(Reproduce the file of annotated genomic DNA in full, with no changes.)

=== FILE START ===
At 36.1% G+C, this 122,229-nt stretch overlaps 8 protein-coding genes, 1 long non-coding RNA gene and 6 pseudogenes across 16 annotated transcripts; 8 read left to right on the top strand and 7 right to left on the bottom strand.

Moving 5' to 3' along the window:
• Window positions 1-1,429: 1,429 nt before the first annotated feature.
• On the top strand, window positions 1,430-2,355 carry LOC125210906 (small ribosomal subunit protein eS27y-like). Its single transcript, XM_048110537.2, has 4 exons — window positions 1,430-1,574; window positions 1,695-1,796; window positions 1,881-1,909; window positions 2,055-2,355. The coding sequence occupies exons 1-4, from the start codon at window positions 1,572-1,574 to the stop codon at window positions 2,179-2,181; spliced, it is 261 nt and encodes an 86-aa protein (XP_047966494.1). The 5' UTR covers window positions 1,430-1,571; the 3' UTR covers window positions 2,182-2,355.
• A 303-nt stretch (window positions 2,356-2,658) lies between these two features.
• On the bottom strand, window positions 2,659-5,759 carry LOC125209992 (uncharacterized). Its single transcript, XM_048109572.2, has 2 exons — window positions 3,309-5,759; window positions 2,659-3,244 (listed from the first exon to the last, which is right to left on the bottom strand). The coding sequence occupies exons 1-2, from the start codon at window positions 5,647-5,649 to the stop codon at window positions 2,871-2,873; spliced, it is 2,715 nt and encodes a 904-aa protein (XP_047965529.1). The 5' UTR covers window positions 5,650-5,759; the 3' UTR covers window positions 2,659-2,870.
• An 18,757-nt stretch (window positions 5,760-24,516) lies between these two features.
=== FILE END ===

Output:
At 36.1% G+C, this 122,229-nt stretch overlaps 8 protein-coding genes, 1 long non-coding RNA gene and 6 pseudogenes across 16 annotated transcripts; 8 read left to right on the top strand and 7 right to left on the bottom strand.

Moving 5' to 3' along the window:
• Window positions 1-1,429: 1,429 nt before the first annotated feature.
• On the top strand, window positions 1,430-2,355 carry LOC125210906 (small ribosomal subunit protein eS27y-like). Its single transcript, XM_048110537.2, has 4 exons — window positions 1,430-1,574; window positions 1,695-1,796; window positions 1,881-1,909; window positions 2,055-2,355. The coding sequence occupies exons 1-4, from the start codon at window positions 1,572-1,574 to the stop codon at window positions 2,179-2,181; spliced, it is 261 nt and encodes an 86-aa protein (XP_047966494.1). The 5' UTR covers window positions 1,430-1,571; the 3' UTR covers window positions 2,182-2,355.
• A 303-nt stretch (window positions 2,356-2,658) lies between these two features.
• On the bottom strand, window positions 2,659-5,759 carry LOC125209992 (uncharacterized). Its single transcript, XM_048109572.2, has 2 exons — window positions 3,309-5,759; window positions 2,659-3,244 (listed from the first exon to the last, which is right to left on the bottom strand). The coding sequence occupies exons 1-2, from the start codon at window positions 5,647-5,649 to the stop codon at window positions 2,871-2,873; spliced, it is 2,715 nt and encodes a 904-aa protein (XP_047965529.1). The 5' UTR covers window positions 5,650-5,759; the 3' UTR covers window positions 2,659-2,870.
• An 18,757-nt stretch (window positions 5,760-24,516) lies between these two features.